- Two Years of Free Community College: Dedicates $20 million in one-time General Fund dollars to provide up to two years of free community college for all students from the high school graduating classes of 2020, 2021, 2022 and 2023 who enroll in a Maine community college full-time.
- Overhauls Student Loan Debt Repayment Program: Provides an annual $2,500 or up to $25,000 lifetime refundable tax credit benefit for student loan debt relief. The supplemental overhauls the Education Opportunity Tax Credit and transforms it into a powerful, nation-leading tool to retire student debt for graduates and help employers to draw people from all walks of life to work and live in the State of Maine.
- Prevents Tuition Hikes Across University of Maine System: Provides nearly $8 million in one-time General Fund dollars to help the University of Maine System keep tuition flat for in-state students and provides ongoing funds for the System to invest in updating and renovating its campus buildings.
- Increases Pay for Child Care Workers and Early Childhood Educators: Provides more than $12 million in ongoing General Fund dollars to increase pay for child care workers and early childhood educators to strengthen our child care system across Maine, consistent with the goals of legislation sponsored by House Speaker Ryan Fecteau, and in addition to the significant investments the Maine Jobs & Recovery Plan makes in expanding child care and Pre-K education.
- Fully Funds Free School Meals: Provides nearly $27 million in ongoing General Fund dollars, to be combined with the $10 million previously set aside by the Governor and Legislature, to fully fund universal free meals in public schools, consistent with an initiative spearheaded by Senate President Troy Jackson.
- Expand Children’s Health Insurance: Provides $3.2 million in General Fund dollars, which will leverage more than $9 million in Federal funding, to expand the Children’s Health Insurance Program, otherwise known as CHIP, to provide comprehensive coverage to an additional 40,000 Maine kids.
- Increases MaineCare Rates: Provides $30 million in ongoing support from the General Fund to fully implement updated rates for direct support worker wages, add and accelerate new cost-of-living adjustments for rates, and raise rates to be sufficient to pay direct support professionals at 125 percent of minimum wage. This is in addition to the more than $500 million investment already being made through the currently enacted biennial budget for MaineCare and provider payments.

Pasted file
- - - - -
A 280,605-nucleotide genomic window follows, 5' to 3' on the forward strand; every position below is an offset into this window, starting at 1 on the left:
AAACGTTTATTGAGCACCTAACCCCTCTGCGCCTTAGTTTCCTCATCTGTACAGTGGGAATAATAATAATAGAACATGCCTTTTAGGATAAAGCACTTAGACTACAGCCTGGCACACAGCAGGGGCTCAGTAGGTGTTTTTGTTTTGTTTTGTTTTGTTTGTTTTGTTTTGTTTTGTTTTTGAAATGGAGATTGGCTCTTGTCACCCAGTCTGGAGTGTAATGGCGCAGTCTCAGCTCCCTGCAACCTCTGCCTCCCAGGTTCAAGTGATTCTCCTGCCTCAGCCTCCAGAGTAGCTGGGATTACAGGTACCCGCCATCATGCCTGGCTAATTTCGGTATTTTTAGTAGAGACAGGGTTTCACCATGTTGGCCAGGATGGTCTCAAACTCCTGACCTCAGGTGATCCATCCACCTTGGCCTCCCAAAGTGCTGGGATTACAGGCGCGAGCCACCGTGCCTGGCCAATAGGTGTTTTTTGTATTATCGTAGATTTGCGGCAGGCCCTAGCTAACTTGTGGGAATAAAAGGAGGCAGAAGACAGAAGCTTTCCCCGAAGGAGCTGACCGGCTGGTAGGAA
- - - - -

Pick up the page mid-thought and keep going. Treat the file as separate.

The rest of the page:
- Supports Maine Hospitals and Nursing Homes: Sends $25 million in one-time funding to Maine hospitals, including $6.8 million from the General Fund, as well as $25 million in one-time funding to long-term care facilities, including $7.5 million from the General Fund, to help these Maine health care organizations deal with one-time pandemic related costs.
- Tackles PFAS: Dedicates an initial $60 million in one-time General Fund dollars to capitalize a Trust Fund to Address PFAS Contamination, consistent with the intent of LD 2013 and with the goal of securing additional Federal and other sources of funding in the long-term, as well as approximately $9.3 million for PFAS mitigation and related efforts in Maine during 2022 and 2023, including for in-state lab capacity, wildlife testing, and additional farmers assistance.
The budget also maintains the Budget Stabilization Fund, otherwise known as the Rainy Day Fund, at $493 million, the highest it’s ever been. Under Governor Mills, Maine’s Budget Stabilization Fund has more than doubled.
Read a complete one-pager on the supplemental budget (PDF).
The supplemental budget is balanced and takes a cautious, fiscally responsible approach, dedicating more than 75 percent of the surplus to one-time initiatives rather than ongoing spending after the nonpartisan Revenue Forecasting Committee noted that the long-term revenue projections are “volatile and susceptible to significant downside risk” in the years to come.
It constrains net appropriations to just $172 million of the $1.2 billion surplus, dedicating more than 75 percent of the surplus to one-time initiatives and savings as a hedge against economic uncertainty, rather than ongoing spending. The proposal results in a $8.67 billion General Fund budget. The currently enacted General Fund budget is $8.5 billion.
It builds off a previous budget measure – also passed nearly unanimously by the Legislature – that achieves 55 percent of the cost of education, fully restores revenue sharing with municipalities, replenishes the Land for Maine’s Future Program, and provides a total of $371 million in relief to Maine people and business, including $285 Disaster Relief Payments to more than half a million Maine people.
It also complements the Governor’s Maine Jobs & Recovery Plan, her Administration’s plan to use American Rescue Plan Act funding to improve the lives of Maine people and families, help businesses, create good-paying jobs, and build an economy poised for future prosperity.